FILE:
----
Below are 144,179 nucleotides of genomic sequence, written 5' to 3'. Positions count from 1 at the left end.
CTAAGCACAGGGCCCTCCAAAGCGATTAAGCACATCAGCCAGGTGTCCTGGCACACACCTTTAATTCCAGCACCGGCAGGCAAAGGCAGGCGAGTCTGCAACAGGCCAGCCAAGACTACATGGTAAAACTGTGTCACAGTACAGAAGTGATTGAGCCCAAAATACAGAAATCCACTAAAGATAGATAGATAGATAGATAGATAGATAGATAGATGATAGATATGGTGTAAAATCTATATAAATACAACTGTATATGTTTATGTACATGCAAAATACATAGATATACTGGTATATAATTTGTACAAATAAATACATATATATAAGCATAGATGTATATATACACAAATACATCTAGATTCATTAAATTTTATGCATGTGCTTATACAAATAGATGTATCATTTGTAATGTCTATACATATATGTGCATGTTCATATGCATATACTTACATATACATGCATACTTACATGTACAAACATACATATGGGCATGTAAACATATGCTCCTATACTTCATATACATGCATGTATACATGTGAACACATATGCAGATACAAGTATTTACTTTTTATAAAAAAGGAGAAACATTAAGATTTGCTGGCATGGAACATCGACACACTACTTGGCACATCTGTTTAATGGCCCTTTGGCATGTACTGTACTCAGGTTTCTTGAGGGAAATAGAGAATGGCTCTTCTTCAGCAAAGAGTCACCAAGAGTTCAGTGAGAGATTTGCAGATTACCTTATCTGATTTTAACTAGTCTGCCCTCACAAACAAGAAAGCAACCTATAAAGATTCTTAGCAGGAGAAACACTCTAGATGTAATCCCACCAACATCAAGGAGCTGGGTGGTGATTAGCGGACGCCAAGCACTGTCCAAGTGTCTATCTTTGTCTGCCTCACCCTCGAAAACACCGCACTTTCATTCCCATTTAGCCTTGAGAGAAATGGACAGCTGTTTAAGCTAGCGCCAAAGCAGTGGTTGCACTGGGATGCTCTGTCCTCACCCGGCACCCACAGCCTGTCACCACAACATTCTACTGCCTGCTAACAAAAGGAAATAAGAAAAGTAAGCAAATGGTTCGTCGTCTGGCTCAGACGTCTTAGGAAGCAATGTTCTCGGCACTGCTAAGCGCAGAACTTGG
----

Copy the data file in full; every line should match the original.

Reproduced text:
Below are 144,179 nucleotides of genomic sequence, written 5' to 3'. Positions count from 1 at the left end.
CTAAGCACAGGGCCCTCCAAAGCGATTAAGCACATCAGCCAGGTGTCCTGGCACACACCTTTAATTCCAGCACCGGCAGGCAAAGGCAGGCGAGTCTGCAACAGGCCAGCCAAGACTACATGGTAAAACTGTGTCACAGTACAGAAGTGATTGAGCCCAAAATACAGAAATCCACTAAAGATAGATAGATAGATAGATAGATAGATAGATAGATGATAGATATGGTGTAAAATCTATATAAATACAACTGTATATGTTTATGTACATGCAAAATACATAGATATACTGGTATATAATTTGTACAAATAAATACATATATATAAGCATAGATGTATATATACACAAATACATCTAGATTCATTAAATTTTATGCATGTGCTTATACAAATAGATGTATCATTTGTAATGTCTATACATATATGTGCATGTTCATATGCATATACTTACATATACATGCATACTTACATGTACAAACATACATATGGGCATGTAAACATATGCTCCTATACTTCATATACATGCATGTATACATGTGAACACATATGCAGATACAAGTATTTACTTTTTATAAAAAAGGAGAAACATTAAGATTTGCTGGCATGGAACATCGACACACTACTTGGCACATCTGTTTAATGGCCCTTTGGCATGTACTGTACTCAGGTTTCTTGAGGGAAATAGAGAATGGCTCTTCTTCAGCAAAGAGTCACCAAGAGTTCAGTGAGAGATTTGCAGATTACCTTATCTGATTTTAACTAGTCTGCCCTCACAAACAAGAAAGCAACCTATAAAGATTCTTAGCAGGAGAAACACTCTAGATGTAATCCCACCAACATCAAGGAGCTGGGTGGTGATTAGCGGACGCCAAGCACTGTCCAAGTGTCTATCTTTGTCTGCCTCACCCTCGAAAACACCGCACTTTCATTCCCATTTAGCCTTGAGAGAAATGGACAGCTGTTTAAGCTAGCGCCAAAGCAGTGGTTGCACTGGGATGCTCTGTCCTCACCCGGCACCCACAGCCTGTCACCACAACATTCTACTGCCTGCTAACAAAAGGAAATAAGAAAAGTAAGCAAATGGTTCGTCGTCTGGCTCAGACGTCTTAGGAAGCAATGTTCTCGGCACTGCTAAGCGCAGAACTTGG